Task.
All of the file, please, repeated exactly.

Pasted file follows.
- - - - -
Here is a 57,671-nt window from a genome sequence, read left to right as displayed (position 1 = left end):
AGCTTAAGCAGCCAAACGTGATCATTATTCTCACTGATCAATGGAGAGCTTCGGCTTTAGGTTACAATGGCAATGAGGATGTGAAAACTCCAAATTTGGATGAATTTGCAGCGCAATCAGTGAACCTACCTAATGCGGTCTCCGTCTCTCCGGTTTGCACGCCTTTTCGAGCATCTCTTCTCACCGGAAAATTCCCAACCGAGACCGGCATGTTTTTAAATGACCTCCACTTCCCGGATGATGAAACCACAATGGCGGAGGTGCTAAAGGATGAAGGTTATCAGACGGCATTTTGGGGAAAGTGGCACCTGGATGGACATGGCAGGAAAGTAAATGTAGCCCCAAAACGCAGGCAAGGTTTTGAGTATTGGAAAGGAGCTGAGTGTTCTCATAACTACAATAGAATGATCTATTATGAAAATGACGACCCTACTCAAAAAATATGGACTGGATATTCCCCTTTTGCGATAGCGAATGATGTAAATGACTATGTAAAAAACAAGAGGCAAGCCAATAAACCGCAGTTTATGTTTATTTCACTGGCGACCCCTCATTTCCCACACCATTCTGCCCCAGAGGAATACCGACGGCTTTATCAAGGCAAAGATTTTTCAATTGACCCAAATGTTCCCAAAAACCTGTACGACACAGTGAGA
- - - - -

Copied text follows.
Here is a 57,671-nt window from a genome sequence, read left to right as displayed (position 1 = left end):
AGCTTAAGCAGCCAAACGTGATCATTATTCTCACTGATCAATGGAGAGCTTCGGCTTTAGGTTACAATGGCAATGAGGATGTGAAAACTCCAAATTTGGATGAATTTGCAGCGCAATCAGTGAACCTACCTAATGCGGTCTCCGTCTCTCCGGTTTGCACGCCTTTTCGAGCATCTCTTCTCACCGGAAAATTCCCAACCGAGACCGGCATGTTTTTAAATGACCTCCACTTCCCGGATGATGAAACCACAATGGCGGAGGTGCTAAAGGATGAAGGTTATCAGACGGCATTTTGGGGAAAGTGGCACCTGGATGGACATGGCAGGAAAGTAAATGTAGCCCCAAAACGCAGGCAAGGTTTTGAGTATTGGAAAGGAGCTGAGTGTTCTCATAACTACAATAGAATGATCTATTATGAAAATGACGACCCTACTCAAAAAATATGGACTGGATATTCCCCTTTTGCGATAGCGAATGATGTAAATGACTATGTAAAAAACAAGAGGCAAGCCAATAAACCGCAGTTTATGTTTATTTCACTGGCGACCCCTCATTTCCCACACCATTCTGCCCCAGAGGAATACCGACGGCTTTATCAAGGCAAAGATTTTTCAATTGACCCAAATGTTCCCAAAAACCTGTACGACACAGTGAGA